About this time of year, I find myself saying “Can you believe this weather?” a lot, usually on a day that there is sunshine followed by rain followed by snow followed by five more minutes of sunshine and then more snow. And it’s true that the weather is chaotic each spring. But this year, the chaos has been intensified by a new — or at least new to me — weather phenomenon aptly named graupel.

According to the National Severe Storms Laboratory, graupel are small, soft pellets created when water droplets below 32 degrees combine with a snow crystal. Graupel are fragile and disintegrate quickly and tend to be softer than hail but firmer than snow. Less violent than sleet, more violent than rain.

We’ve had a lot of graupel over the past few weeks, and I have to assume whoever named graupel was feeling the way I do about the weather anytime it graupels.

It’s not a word that evokes light or cheeriness. If I didn’t know the definition of the word, I’d accept it as an answer to the question “How are you?” Actually, even knowing the definition, I’d accept it, because if someone said, “I’m feeling graupel,” I’d know exactly what they meant — they’re feeling not great. And the culprit is likely the graupel falling from the sky outside.

Graupel sounds an awful lot like the word that Joseph’s brothers and the narrator repeat in the song “Grovel, Grovel” from “Joseph and The Amazing Technicolor Dreamcoat,” and yes, I know they’re saying “grovel,” and yes, I will use any excuse to embed a “Joseph and The Amazing Technicolor Dreamcoat” video, but I think the lyrics could easily be confused with “Graupel, graupel.”

So much so that I’ve been singing “Graupel, graupel, graupel, graupel” — alternating between tenor and soprano — since learning the word a week ago, in the same desperate, dramatic tone as Donny Osmond’s castmates. Because I’m ready for spring and right now, graupel is what’s standing in the way of my seasonal dreams.

Graupel and its accompanying gray skies are, at this point in the year, responsible for our collective seasonal depression. It’s the reason why, on Easter Sunday, we had to wear our heavy coats over our breezy cotton pastel dresses and do our egg hunts indoors, praying we found every dyed hard-boiled egg lest our home take a turn for the smelly.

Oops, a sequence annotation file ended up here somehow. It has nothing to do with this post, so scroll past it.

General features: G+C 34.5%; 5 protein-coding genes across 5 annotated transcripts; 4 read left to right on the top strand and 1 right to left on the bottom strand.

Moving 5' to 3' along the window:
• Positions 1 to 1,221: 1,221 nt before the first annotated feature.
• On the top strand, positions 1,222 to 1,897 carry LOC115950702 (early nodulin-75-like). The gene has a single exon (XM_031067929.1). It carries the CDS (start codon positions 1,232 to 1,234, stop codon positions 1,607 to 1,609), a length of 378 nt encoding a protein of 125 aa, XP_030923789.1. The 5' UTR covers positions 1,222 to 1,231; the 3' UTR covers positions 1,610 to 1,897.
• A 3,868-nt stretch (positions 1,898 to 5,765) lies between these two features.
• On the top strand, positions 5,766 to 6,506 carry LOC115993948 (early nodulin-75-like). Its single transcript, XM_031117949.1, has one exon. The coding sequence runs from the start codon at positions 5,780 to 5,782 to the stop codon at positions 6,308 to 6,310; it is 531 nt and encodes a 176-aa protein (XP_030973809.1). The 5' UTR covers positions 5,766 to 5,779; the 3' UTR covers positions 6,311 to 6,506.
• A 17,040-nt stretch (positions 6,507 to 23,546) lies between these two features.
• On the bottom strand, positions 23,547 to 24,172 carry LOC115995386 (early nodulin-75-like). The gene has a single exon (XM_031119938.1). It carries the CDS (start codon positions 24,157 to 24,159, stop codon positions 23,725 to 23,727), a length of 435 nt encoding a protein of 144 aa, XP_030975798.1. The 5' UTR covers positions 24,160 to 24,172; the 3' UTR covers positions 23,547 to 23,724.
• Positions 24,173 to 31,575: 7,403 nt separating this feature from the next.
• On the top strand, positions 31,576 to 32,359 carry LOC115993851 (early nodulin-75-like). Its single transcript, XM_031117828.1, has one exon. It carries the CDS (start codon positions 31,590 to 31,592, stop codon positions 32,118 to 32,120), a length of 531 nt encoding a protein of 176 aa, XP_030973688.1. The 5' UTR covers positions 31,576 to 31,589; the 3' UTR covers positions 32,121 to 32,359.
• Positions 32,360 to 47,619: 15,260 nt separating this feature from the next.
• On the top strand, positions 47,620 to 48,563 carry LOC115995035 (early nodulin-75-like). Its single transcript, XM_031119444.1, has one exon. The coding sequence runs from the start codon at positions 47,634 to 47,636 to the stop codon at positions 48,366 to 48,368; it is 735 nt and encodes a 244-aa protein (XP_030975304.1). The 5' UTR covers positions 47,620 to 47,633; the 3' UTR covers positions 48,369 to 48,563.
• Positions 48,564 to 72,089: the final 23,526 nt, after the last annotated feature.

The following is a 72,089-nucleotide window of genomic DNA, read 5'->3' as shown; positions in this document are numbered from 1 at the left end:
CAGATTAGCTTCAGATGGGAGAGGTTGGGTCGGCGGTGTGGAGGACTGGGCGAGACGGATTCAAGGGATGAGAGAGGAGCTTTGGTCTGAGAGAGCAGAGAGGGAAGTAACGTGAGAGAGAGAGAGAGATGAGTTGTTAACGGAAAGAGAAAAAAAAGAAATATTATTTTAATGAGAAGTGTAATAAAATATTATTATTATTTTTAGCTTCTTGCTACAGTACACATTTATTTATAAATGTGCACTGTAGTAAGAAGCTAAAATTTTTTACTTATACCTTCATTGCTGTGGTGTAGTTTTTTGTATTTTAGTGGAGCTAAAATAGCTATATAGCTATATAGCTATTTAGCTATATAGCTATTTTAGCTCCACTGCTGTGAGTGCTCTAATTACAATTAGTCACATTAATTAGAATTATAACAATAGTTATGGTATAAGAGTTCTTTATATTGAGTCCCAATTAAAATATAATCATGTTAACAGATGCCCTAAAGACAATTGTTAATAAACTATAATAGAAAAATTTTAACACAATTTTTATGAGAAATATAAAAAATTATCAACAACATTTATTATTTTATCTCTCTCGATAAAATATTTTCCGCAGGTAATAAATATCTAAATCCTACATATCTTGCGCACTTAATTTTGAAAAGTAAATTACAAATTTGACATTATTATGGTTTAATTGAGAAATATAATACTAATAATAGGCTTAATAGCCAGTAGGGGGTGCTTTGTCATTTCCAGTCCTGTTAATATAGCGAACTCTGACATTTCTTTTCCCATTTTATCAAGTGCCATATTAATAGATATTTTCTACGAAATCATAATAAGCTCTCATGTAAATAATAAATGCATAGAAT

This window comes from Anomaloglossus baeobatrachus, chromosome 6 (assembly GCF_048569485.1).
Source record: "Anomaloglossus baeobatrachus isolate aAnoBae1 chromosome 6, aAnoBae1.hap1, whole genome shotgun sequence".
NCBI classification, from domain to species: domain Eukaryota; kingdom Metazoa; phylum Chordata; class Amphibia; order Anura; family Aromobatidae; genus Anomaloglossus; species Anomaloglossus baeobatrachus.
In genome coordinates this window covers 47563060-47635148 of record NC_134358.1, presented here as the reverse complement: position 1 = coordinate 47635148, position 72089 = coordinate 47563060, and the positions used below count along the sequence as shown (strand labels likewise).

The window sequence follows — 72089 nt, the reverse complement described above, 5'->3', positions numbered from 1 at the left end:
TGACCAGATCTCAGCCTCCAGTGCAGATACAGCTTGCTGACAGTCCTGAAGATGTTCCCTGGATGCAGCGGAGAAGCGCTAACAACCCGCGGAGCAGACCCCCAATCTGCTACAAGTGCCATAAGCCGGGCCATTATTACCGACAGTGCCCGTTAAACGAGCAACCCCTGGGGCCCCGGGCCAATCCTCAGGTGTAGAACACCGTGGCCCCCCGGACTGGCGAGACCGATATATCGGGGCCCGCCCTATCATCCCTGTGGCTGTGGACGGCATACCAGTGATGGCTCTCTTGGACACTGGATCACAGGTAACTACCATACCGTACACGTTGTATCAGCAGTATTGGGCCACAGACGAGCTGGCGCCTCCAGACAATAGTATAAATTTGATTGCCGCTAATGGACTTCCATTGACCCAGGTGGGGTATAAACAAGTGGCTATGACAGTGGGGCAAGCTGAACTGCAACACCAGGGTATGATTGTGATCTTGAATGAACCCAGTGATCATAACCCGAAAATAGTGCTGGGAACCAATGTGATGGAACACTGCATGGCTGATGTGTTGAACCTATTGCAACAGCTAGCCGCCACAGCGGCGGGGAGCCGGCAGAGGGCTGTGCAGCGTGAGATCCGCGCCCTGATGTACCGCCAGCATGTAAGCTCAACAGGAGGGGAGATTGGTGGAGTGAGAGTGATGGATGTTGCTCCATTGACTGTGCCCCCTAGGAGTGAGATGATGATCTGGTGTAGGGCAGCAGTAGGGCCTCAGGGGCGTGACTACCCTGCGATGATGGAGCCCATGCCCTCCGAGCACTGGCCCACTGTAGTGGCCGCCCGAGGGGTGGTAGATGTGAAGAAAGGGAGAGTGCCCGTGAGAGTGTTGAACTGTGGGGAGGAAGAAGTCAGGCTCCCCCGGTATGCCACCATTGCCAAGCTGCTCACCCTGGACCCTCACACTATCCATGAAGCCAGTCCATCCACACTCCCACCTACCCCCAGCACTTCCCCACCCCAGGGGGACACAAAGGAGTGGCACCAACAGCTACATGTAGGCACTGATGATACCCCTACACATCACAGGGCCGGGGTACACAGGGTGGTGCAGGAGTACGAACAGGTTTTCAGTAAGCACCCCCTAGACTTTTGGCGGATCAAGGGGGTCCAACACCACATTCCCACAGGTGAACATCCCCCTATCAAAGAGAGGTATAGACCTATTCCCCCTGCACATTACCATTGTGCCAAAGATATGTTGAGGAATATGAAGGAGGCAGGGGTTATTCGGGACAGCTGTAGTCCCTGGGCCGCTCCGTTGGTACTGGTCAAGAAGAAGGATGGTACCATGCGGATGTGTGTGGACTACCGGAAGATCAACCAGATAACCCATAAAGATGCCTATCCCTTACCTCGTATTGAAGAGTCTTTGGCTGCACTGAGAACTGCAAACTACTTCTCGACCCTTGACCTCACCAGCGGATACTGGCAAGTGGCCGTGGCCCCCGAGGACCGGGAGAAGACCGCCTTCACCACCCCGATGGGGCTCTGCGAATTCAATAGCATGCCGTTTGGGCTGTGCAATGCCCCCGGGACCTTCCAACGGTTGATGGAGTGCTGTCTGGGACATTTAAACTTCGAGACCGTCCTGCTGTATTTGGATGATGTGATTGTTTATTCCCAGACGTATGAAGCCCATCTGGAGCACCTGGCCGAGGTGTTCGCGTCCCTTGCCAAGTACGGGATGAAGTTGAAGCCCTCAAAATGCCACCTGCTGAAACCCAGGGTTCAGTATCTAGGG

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In some ways, this early spring ennui is worse than the winter blues of January and February because we’ve had a taste of the good life with a handful of lovely days. Days where the sun has shone and the temperature soared over 50 degrees. When we’ve rolled down our car window and sang along to whatever catchy bop is playing on the radio. When we’ve stocked our freezers with Popsicles, ordered a batch of shorts and T-shirts for the whole family, and said foolish things like, “Can you feel it? Summer is right around the corner!”

And then, bam. The next day, it’s graupeling again. It’s like tasting a fresh strawberry tart from a Parisian cafe, then being served nothing but slop prepared in a Russian prison for the following week. Our vitamin D-deficient eyes, which were bright with hope the day before, grow as gray and dull as the skies that threaten the horizon with pellets of ice and snow. We scroll languidly through the weather app on our phones, searching the entire 10-day forecast for a single sun emoji. There are none.

But it’s finally April, and with the warmer temperatures, we’re likely to see fewer dreary days and more pleasant weather. As I write this, birds are chirping outside and branches on my young trees and shrubs are bursting into buds. The sun’s rays are beaming through my windows, illuminating every corner of my home, inviting me outdoors to bask in its rays. And I may heed its call. But I’ll do so with a measure of wariness. Because I’ve lived in this place long enough to know that for every one nice spring day, we have two days of extreme weather events. Inevitably, in a day or two the skies will turn gray again and deliver some form of unwanted precipitation.

Whether that’s snow, sleet, hail or the April showers that promise to bring May flowers, I’ll feel very graupel about it.